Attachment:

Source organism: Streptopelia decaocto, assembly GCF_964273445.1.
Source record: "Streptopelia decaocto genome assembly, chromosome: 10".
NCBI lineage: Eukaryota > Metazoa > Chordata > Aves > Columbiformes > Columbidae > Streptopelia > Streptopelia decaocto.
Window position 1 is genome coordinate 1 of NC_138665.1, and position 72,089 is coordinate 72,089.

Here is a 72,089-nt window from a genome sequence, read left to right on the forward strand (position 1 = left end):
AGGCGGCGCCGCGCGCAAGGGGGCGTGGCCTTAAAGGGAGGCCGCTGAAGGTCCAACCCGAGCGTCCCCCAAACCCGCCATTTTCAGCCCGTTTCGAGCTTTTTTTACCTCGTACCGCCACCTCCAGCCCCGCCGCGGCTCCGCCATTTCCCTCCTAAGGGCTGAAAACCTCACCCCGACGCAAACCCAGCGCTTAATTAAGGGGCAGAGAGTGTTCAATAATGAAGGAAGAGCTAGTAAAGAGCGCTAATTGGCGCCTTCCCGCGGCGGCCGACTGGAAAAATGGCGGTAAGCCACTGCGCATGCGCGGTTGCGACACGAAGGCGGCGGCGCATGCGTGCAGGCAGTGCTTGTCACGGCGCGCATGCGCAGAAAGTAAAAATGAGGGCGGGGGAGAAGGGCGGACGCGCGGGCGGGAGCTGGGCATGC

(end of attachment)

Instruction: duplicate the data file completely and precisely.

Source organism: Streptopelia decaocto, assembly GCF_964273445.1.
Source record: "Streptopelia decaocto genome assembly, chromosome: 10".
NCBI lineage: Eukaryota > Metazoa > Chordata > Aves > Columbiformes > Columbidae > Streptopelia > Streptopelia decaocto.
Window position 1 is genome coordinate 1 of NC_138665.1, and position 72,089 is coordinate 72,089.

Here is a 72,089-nt window from a genome sequence, read left to right on the forward strand (position 1 = left end):
AGGCGGCGCCGCGCGCAAGGGGGCGTGGCCTTAAAGGGAGGCCGCTGAAGGTCCAACCCGAGCGTCCCCCAAACCCGCCATTTTCAGCCCGTTTCGAGCTTTTTTTACCTCGTACCGCCACCTCCAGCCCCGCCGCGGCTCCGCCATTTCCCTCCTAAGGGCTGAAAACCTCACCCCGACGCAAACCCAGCGCTTAATTAAGGGGCAGAGAGTGTTCAATAATGAAGGAAGAGCTAGTAAAGAGCGCTAATTGGCGCCTTCCCGCGGCGGCCGACTGGAAAAATGGCGGTAAGCCACTGCGCATGCGCGGTTGCGACACGAAGGCGGCGGCGCATGCGTGCAGGCAGTGCTTGTCACGGCGCGCATGCGCAGAAAGTAAAAATGAGGGCGGGGGAGAAGGGCGGACGCGCGGGCGGGAGCTGGGCATGC